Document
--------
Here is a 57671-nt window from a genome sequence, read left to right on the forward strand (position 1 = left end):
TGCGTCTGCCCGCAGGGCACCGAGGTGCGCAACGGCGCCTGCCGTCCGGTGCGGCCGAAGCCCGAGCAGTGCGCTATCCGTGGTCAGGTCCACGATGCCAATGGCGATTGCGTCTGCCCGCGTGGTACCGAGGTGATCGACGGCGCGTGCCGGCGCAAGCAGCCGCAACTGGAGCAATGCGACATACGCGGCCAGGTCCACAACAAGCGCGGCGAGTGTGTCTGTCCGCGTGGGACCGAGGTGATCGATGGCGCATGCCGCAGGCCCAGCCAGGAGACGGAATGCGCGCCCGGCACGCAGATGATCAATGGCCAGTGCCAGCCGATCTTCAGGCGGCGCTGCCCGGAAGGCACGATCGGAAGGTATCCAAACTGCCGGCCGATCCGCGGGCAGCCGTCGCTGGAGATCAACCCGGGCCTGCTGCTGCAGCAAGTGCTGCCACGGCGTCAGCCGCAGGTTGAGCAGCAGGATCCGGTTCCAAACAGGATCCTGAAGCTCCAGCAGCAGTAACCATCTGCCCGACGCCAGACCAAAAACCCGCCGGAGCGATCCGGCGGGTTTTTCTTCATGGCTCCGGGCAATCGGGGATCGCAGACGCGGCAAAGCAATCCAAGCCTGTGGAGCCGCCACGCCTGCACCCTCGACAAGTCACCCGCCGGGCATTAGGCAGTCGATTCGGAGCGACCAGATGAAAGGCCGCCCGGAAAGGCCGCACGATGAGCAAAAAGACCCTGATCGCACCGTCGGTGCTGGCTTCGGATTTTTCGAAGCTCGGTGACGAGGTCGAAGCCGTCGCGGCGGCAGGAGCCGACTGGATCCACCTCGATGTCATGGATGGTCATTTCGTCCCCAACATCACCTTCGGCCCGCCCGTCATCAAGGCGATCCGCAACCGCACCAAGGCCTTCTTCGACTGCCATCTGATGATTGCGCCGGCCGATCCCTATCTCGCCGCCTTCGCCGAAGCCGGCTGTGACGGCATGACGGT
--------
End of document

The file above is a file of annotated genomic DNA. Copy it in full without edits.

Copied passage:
Here is a 57671-nt window from a genome sequence, read left to right on the forward strand (position 1 = left end):
TGCGTCTGCCCGCAGGGCACCGAGGTGCGCAACGGCGCCTGCCGTCCGGTGCGGCCGAAGCCCGAGCAGTGCGCTATCCGTGGTCAGGTCCACGATGCCAATGGCGATTGCGTCTGCCCGCGTGGTACCGAGGTGATCGACGGCGCGTGCCGGCGCAAGCAGCCGCAACTGGAGCAATGCGACATACGCGGCCAGGTCCACAACAAGCGCGGCGAGTGTGTCTGTCCGCGTGGGACCGAGGTGATCGATGGCGCATGCCGCAGGCCCAGCCAGGAGACGGAATGCGCGCCCGGCACGCAGATGATCAATGGCCAGTGCCAGCCGATCTTCAGGCGGCGCTGCCCGGAAGGCACGATCGGAAGGTATCCAAACTGCCGGCCGATCCGCGGGCAGCCGTCGCTGGAGATCAACCCGGGCCTGCTGCTGCAGCAAGTGCTGCCACGGCGTCAGCCGCAGGTTGAGCAGCAGGATCCGGTTCCAAACAGGATCCTGAAGCTCCAGCAGCAGTAACCATCTGCCCGACGCCAGACCAAAAACCCGCCGGAGCGATCCGGCGGGTTTTTCTTCATGGCTCCGGGCAATCGGGGATCGCAGACGCGGCAAAGCAATCCAAGCCTGTGGAGCCGCCACGCCTGCACCCTCGACAAGTCACCCGCCGGGCATTAGGCAGTCGATTCGGAGCGACCAGATGAAAGGCCGCCCGGAAAGGCCGCACGATGAGCAAAAAGACCCTGATCGCACCGTCGGTGCTGGCTTCGGATTTTTCGAAGCTCGGTGACGAGGTCGAAGCCGTCGCGGCGGCAGGAGCCGACTGGATCCACCTCGATGTCATGGATGGTCATTTCGTCCCCAACATCACCTTCGGCCCGCCCGTCATCAAGGCGATCCGCAACCGCACCAAGGCCTTCTTCGACTGCCATCTGATGATTGCGCCGGCCGATCCCTATCTCGCCGCCTTCGCCGAAGCCGGCTGTGACGGCATGACGGT